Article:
`(addr @0)`

. For outermost expression only its type can be captured,
and the keyword `type`

is reserved for this purpose. The above
example also gives a way to conditionalize patterns to only apply
to `GIMPLE`

or `GENERIC`

by means of using the pre-defined
preprocessor macros `GIMPLE`

and `GENERIC`

and using
preprocessor directives.

(simplify (bit_and:c integral_op_p@0 (bit_ior:c (bit_not @0) @1)) (bit_and @1 @0))

Here we introduce flags on match expressions. The flag used
above, `c`

, denotes that the expression should
be also matched commutated. Thus the above match expression
is really the following four match expressions:

(bit_and integral_op_p@0 (bit_ior (bit_not @0) @1)) (bit_and (bit_ior (bit_not @0) @1) integral_op_p@0) (bit_and integral_op_p@0 (bit_ior @1 (bit_not @0))) (bit_and (bit_ior @1 (bit_not @0)) integral_op_p@0)

Usual canonicalizations you know from GENERIC expressions are applied before matching, so for example constant operands always come second in commutative expressions.

The second supported flag is `s`

which tells the code
generator to fail the pattern if the expression marked with
`s`

does have more than one use and the simplification
results in an expression with more than one operator.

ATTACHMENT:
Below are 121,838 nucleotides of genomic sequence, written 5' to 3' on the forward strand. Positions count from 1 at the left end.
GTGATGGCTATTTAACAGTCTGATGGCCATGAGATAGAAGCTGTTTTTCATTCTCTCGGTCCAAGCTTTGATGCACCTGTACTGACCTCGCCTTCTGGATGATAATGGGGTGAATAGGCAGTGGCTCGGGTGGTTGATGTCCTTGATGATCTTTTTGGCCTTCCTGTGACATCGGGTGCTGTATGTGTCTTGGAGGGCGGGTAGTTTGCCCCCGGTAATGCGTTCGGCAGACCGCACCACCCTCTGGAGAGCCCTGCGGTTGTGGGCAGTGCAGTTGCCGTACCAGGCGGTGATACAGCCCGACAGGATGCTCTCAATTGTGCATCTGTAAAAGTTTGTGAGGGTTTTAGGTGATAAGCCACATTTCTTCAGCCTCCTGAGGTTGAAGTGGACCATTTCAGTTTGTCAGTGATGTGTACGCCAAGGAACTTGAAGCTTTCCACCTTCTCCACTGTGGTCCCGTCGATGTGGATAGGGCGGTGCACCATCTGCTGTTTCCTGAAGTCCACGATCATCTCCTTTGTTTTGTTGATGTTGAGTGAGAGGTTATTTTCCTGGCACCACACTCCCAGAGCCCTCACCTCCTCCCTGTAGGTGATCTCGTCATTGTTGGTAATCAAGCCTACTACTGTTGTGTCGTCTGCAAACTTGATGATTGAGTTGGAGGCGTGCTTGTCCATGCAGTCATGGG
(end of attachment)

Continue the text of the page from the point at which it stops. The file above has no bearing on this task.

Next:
For example in

(simplify (pointer_plus (pointer_plus:s @0 @1) @3) (pointer_plus @0 (plus @1 @3)))

this avoids the association if `(pointer_plus @0 @1)`

is
used outside of the matched expression and thus it would stay
live and not trivially removed by dead code elimination.
Now consider `((x + 3) + -3)`

with the temporary
holding `(x + 3)`

used elsewhere. This simplifies down
to `x`

which is desirable and thus flagging with `s`

does not prevent the transform. Now consider `((x + 3) + 1)`

which simplifies to `(x + 4)`

. Despite being flagged with
`s`

the simplification will be performed. The
simplification of `((x + a) + 1)`

to `(x + (a + 1))`

will
not performed in this case though.

More features exist to avoid too much repetition.

(for op (plus pointer_plus minus bit_ior bit_xor) (simplify (op @0 integer_zerop) @0))

A `for`

expression can be used to repeat a pattern for each
operator specified, substituting `op`

. `for`

can be
nested and a `for`

can have multiple operators to iterate.

(for opa (plus minus) opb (minus plus) (for opc (plus minus) (simplify...